Content/trigger warning: discussion of ableism, cursing (these are probably true for most entries…), mention of Autism $peaks, eugenics, ABA
Internalized ableism is sadly common. I see it all the time, from Disabled people who choose to use terms like “person with a disability” and “the disabled” to those who are pro-eugenics. I’m also queer, and I see internalized ableism far more often than I see internalized queermisia. I’m also female, and I see internalized ableism far more often than I see internalized misogyny (in general; if we’re talking specifically about white women, that’s another story). I’ve often wondered why so many Disabled people so staunchly advocate against their own rights and don’t understand that their lives have as much value as those of abled people. As much as I want to boost the voices of other Disabled people, when Disabled people are advocating against disability justice…well, I struggle with that. I can’t say their voices don’t matter, but when another Autistic person says “figuring out the genetic causes of autism is important so people like me can be eugenically eliminated”, I sure as shit don’t want abled people hearing that and thinking that Autistic people universally want to stop existing.
I thought about how difficult it was for me to find information from Disabled self-advocates and how long it was after my various diagnoses that I started learning about disability justice. I started to wonder if so many Disabled people have such terrifying internalized ableism because they don’t have access to information about disability justice. Not only do they not have information about disability justice, what they do have is an omnipresent avalanche of ableist bullshit. I mean, hell, when a newly diagnosed Autistic person googles “autism”, they’ll probably find fucking Autism $peaks. (I’ve discussed before why that organization is a hate group). They’ll probably also find information on conversion therapy based on the mistaken idea that autism is a behavioral disability, not a cognitive one, and aimed at making Autistic people more palatable to the allistic people in our lives at the cost of our mental health and autonomy. (This “therapy” is called applied behavior analysis, or ABA, and I’ll do another entry on why it’s harmful later.) Ableist disinformation is everyfuckingwhere because ableism is built into society, and I started thinking that the fact that Disabled people internalize that disinformation is a manifestation of ableism.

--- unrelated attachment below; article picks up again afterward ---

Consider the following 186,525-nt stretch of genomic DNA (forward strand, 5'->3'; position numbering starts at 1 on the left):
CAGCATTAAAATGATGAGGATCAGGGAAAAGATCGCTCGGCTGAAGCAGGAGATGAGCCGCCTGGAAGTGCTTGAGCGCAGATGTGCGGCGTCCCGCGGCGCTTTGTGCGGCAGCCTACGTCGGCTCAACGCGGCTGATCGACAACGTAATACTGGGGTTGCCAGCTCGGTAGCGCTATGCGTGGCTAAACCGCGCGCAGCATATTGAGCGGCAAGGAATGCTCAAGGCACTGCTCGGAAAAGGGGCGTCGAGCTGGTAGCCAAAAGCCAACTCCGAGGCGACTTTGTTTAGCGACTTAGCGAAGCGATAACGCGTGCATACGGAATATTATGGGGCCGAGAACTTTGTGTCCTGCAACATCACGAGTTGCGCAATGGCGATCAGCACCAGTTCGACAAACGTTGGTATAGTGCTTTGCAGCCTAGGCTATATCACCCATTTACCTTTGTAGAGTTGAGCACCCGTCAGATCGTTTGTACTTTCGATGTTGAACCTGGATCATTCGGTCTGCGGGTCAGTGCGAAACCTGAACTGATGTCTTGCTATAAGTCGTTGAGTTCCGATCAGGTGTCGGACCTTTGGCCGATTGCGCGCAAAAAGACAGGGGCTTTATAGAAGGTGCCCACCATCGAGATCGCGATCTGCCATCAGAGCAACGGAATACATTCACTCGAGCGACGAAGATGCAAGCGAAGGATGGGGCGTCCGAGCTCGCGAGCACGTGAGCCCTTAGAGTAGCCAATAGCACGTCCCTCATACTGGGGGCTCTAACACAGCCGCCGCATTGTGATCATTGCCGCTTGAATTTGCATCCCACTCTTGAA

As it turns out, I might be onto something. A philosopher named Miranda Fricker defined the term “hermeneutical injustice” as follows:
“In cases of hermeneutical injustice, we harm people by obscuring aspects of their own experience. Our dominant schemas–our assumptions, what we take as common ground–about a particular group can make it difficult for members of that group to understand or articulate their own experiences qua members of that group.”
That’s in academic-ese, so let me try to translate. Hermeneutical injustice is when society keeps important information about group X from the people in group X and instead feeds them bullshit, making it difficult or impossible for members of group X to understand or talk about being X. Doesn’t that sound like what I was talking about a few paragraphs ago?
So when I see Disabled people with deeply ingrained internalized ableism, I try to remember that they probably haven’t had the access to the resources I do, and I try to share my resources. I’m still working out how to discuss hermeneutical injustice with the people it affects. Nobody wants to be told “Your ideas are wrong because you’ve been fed bullshit”, even though that is frequently a logical response to statements like “I can’t be ableist; I have a disability!”.
How do we address hermeneutical injustice, then? I try to make disability justice resources more available, and I write this blog, but hermeneutical injustice comes from societal oppression. The best way to confront hermeneutical injustice is to dismantle the oppressive structures that perpetuate abled supremacy (and white supremacy, patriarchy, etc.; they’re all interrelated. Intersectionality may be an entry for another day…or multiple entries. Hmm. I’ll get back to you on that). Yeah, yeah, I know. Tall order. But the alternative is for Disabled people to continue believing our lives don’t matter. And that’s unacceptable.